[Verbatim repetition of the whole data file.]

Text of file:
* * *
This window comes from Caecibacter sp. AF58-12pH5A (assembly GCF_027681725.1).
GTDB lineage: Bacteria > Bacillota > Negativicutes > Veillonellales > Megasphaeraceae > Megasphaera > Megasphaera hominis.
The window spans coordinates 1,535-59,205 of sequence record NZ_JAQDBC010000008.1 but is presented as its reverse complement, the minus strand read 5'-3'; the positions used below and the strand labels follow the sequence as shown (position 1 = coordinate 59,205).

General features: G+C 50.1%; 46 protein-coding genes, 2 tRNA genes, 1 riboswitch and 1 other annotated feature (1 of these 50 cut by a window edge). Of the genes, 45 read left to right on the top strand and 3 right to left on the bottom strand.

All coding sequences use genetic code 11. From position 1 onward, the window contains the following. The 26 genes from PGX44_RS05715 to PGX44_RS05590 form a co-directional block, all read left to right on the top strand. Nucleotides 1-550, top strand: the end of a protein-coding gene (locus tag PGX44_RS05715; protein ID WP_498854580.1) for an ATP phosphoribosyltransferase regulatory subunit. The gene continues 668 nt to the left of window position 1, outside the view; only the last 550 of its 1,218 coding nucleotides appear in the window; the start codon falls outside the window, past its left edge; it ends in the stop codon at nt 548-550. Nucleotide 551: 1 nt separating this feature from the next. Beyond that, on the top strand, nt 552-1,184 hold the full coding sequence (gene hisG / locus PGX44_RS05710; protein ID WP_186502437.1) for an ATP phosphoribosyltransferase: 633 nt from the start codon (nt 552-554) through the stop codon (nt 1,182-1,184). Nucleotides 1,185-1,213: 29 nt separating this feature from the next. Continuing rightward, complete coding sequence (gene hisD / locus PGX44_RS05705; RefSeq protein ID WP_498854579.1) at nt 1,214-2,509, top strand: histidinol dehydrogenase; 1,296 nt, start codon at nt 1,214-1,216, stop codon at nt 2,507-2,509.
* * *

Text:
This window comes from Caecibacter sp. AF58-12pH5A (assembly GCF_027681725.1).
GTDB lineage: Bacteria > Bacillota > Negativicutes > Veillonellales > Megasphaeraceae > Megasphaera > Megasphaera hominis.
The window spans coordinates 1,535-59,205 of sequence record NZ_JAQDBC010000008.1 but is presented as its reverse complement, the minus strand read 5'-3'; the positions used below and the strand labels follow the sequence as shown (position 1 = coordinate 59,205).

General features: G+C 50.1%; 46 protein-coding genes, 2 tRNA genes, 1 riboswitch and 1 other annotated feature (1 of these 50 cut by a window edge). Of the genes, 45 read left to right on the top strand and 3 right to left on the bottom strand.

All coding sequences use genetic code 11. From position 1 onward, the window contains the following. The 26 genes from PGX44_RS05715 to PGX44_RS05590 form a co-directional block, all read left to right on the top strand. Nucleotides 1-550, top strand: the end of a protein-coding gene (locus tag PGX44_RS05715; protein ID WP_498854580.1) for an ATP phosphoribosyltransferase regulatory subunit. The gene continues 668 nt to the left of window position 1, outside the view; only the last 550 of its 1,218 coding nucleotides appear in the window; the start codon falls outside the window, past its left edge; it ends in the stop codon at nt 548-550. Nucleotide 551: 1 nt separating this feature from the next. Beyond that, on the top strand, nt 552-1,184 hold the full coding sequence (gene hisG / locus PGX44_RS05710; protein ID WP_186502437.1) for an ATP phosphoribosyltransferase: 633 nt from the start codon (nt 552-554) through the stop codon (nt 1,182-1,184). Nucleotides 1,185-1,213: 29 nt separating this feature from the next. Continuing rightward, complete coding sequence (gene hisD / locus PGX44_RS05705; RefSeq protein ID WP_498854579.1) at nt 1,214-2,509, top strand: histidinol dehydrogenase; 1,296 nt, start codon at nt 1,214-1,216, stop codon at nt 2,507-2,509.